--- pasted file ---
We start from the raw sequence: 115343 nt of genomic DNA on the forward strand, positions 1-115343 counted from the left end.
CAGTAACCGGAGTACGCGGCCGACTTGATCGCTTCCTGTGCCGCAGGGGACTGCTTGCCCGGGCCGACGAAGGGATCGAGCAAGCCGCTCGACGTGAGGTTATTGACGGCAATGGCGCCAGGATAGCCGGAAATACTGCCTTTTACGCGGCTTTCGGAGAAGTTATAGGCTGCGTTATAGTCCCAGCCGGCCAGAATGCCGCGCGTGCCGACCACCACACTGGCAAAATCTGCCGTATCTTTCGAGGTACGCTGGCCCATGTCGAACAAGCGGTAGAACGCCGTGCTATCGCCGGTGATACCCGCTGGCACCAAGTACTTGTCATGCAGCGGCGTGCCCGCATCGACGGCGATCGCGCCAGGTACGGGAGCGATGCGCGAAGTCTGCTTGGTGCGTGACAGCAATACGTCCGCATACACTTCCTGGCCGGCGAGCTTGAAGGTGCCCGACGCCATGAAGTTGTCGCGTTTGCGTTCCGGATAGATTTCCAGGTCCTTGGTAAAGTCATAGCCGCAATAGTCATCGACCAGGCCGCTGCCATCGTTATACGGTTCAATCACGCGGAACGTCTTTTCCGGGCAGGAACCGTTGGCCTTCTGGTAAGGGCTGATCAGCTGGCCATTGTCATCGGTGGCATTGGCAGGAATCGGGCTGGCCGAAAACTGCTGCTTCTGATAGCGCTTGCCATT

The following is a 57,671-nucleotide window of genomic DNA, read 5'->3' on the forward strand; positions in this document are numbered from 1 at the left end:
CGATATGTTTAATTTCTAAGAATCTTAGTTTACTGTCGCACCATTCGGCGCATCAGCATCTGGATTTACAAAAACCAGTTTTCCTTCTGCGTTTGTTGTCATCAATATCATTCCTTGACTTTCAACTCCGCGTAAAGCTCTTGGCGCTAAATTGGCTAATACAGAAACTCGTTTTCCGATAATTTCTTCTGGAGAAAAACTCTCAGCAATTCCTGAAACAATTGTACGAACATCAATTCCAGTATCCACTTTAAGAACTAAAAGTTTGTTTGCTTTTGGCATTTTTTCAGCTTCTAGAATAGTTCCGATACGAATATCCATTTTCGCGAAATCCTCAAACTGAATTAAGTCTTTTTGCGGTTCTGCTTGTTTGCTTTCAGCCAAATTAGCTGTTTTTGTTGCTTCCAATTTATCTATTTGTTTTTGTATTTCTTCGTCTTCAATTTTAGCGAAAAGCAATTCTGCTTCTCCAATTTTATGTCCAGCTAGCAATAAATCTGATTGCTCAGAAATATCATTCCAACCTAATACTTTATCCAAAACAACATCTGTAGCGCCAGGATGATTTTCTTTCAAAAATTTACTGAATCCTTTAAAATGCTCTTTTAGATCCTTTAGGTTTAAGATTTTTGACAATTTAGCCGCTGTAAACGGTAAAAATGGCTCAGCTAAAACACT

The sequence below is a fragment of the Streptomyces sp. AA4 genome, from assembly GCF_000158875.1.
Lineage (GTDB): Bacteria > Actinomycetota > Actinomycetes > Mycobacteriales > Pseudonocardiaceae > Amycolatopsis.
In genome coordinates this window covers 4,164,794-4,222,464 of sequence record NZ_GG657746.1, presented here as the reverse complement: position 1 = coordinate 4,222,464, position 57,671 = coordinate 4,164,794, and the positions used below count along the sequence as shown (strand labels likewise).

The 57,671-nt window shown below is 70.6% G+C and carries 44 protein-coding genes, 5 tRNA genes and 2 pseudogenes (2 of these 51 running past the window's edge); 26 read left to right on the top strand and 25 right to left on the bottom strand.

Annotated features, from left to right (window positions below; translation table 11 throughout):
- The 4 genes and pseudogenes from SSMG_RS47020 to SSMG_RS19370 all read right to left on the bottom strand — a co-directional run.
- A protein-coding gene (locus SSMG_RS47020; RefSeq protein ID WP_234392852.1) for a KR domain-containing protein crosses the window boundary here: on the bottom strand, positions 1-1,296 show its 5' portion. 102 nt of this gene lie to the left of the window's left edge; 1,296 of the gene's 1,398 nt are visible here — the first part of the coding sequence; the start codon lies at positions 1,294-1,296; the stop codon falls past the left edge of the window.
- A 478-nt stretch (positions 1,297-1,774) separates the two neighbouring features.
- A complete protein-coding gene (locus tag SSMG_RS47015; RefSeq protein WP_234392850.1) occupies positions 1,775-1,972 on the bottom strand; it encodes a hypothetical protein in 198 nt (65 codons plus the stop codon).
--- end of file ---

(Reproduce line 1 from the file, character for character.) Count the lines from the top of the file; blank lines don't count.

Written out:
We start from the raw sequence: 115343 nt of genomic DNA on the forward strand, positions 1-115343 counted from the left end.